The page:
Celebrate the songs of spring

Published March 19, 2010

Mother Nature has subtle ways of reminding us that winter is quickly coming to an end. The trees are beginning to bud, and early bulbs are peeking through the earth where just a few weeks ago snow was piled high. Mother Nature is also telling us to listen. Do you hear the birds and frogs singing? Yes, frogs. They are quite good singers!

Frogs are emerging to announce the new season. Each winter frogs go into hibernation. Wood frogs actually freeze, but do not die. As the temperature drops, a wood frog will bury itself. It stops breathing, its heart stops beating, and the water in its body turns to ice. Come spring, these frogs are the first to emerge, as early as February and March, even with ice still on the ponds. Listen for the males calling. It sounds something like quacking or clucking.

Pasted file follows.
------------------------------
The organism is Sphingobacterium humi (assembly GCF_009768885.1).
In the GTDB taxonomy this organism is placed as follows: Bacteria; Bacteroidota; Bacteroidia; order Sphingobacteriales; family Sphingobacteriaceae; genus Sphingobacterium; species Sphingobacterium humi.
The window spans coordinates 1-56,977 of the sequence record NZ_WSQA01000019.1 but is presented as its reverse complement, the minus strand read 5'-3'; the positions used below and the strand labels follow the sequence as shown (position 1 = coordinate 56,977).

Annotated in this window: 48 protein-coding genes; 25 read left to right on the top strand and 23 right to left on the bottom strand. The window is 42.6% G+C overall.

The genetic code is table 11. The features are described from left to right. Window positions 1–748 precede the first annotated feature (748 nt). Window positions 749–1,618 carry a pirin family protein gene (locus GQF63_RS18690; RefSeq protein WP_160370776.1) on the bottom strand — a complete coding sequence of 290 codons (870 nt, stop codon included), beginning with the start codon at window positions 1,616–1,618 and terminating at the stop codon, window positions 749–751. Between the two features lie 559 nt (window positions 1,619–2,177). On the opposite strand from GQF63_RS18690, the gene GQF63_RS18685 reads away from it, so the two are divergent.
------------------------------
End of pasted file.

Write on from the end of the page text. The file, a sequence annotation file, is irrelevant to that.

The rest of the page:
The spring peepers are the next group to begin their chorus, and they are extremely vocal. This small frog, the size of a thumb nail, can produce sounds louder than a vacuum cleaner. An entire chorus of peepers (120dB) can top the decibel level of a rock concert (115 dB)! Though nocturnal, the peeper gets its name from its call. It peeps once a second!

Spring has arrived and the frogs are calling for you to get outside and enjoy the weather. Looking for something fun to do this weekend?  Check out the DC Environmental Film Festival. This year the festival is proud to present 155 diverse and thought-provoking films that celebrate the wonder of the natural world and illuminate the growing challenges to life on earth. Join our own expert - Leah Neal as a guest speaker. You can find out more about the film and screening here.

We'd love to know what you are doing to celebrate the start of spring. Please share with us!

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